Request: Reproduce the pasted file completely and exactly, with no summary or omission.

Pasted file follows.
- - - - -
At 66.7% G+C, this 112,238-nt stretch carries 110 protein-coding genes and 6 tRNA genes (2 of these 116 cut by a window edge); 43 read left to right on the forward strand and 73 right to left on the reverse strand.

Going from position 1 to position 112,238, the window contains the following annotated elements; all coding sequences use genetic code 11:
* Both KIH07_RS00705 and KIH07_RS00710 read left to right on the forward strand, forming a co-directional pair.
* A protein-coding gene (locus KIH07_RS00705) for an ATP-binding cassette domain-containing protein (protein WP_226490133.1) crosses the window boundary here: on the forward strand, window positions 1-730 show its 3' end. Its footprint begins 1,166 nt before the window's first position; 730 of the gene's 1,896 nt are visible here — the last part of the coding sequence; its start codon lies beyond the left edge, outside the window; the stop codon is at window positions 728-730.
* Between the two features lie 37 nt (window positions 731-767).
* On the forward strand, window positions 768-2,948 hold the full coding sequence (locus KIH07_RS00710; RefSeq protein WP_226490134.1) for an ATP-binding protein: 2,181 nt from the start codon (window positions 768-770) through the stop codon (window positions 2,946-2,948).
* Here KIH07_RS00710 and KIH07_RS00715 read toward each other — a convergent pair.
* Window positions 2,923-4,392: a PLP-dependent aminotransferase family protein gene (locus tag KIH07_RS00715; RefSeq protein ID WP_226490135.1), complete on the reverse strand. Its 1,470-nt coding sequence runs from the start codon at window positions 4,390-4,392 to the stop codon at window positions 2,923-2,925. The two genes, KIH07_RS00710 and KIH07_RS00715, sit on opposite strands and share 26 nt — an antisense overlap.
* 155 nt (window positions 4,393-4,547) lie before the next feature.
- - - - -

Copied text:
At 66.7% G+C, this 112,238-nt stretch carries 110 protein-coding genes and 6 tRNA genes (2 of these 116 cut by a window edge); 43 read left to right on the forward strand and 73 right to left on the reverse strand.

Going from position 1 to position 112,238, the window contains the following annotated elements; all coding sequences use genetic code 11:
* Both KIH07_RS00705 and KIH07_RS00710 read left to right on the forward strand, forming a co-directional pair.
* A protein-coding gene (locus KIH07_RS00705) for an ATP-binding cassette domain-containing protein (protein WP_226490133.1) crosses the window boundary here: on the forward strand, window positions 1-730 show its 3' end. Its footprint begins 1,166 nt before the window's first position; 730 of the gene's 1,896 nt are visible here — the last part of the coding sequence; its start codon lies beyond the left edge, outside the window; the stop codon is at window positions 728-730.
* Between the two features lie 37 nt (window positions 731-767).
* On the forward strand, window positions 768-2,948 hold the full coding sequence (locus KIH07_RS00710; RefSeq protein WP_226490134.1) for an ATP-binding protein: 2,181 nt from the start codon (window positions 768-770) through the stop codon (window positions 2,946-2,948).
* Here KIH07_RS00710 and KIH07_RS00715 read toward each other — a convergent pair.
* Window positions 2,923-4,392: a PLP-dependent aminotransferase family protein gene (locus tag KIH07_RS00715; RefSeq protein ID WP_226490135.1), complete on the reverse strand. Its 1,470-nt coding sequence runs from the start codon at window positions 4,390-4,392 to the stop codon at window positions 2,923-2,925. The two genes, KIH07_RS00710 and KIH07_RS00715, sit on opposite strands and share 26 nt — an antisense overlap.
* 155 nt (window positions 4,393-4,547) lie before the next feature.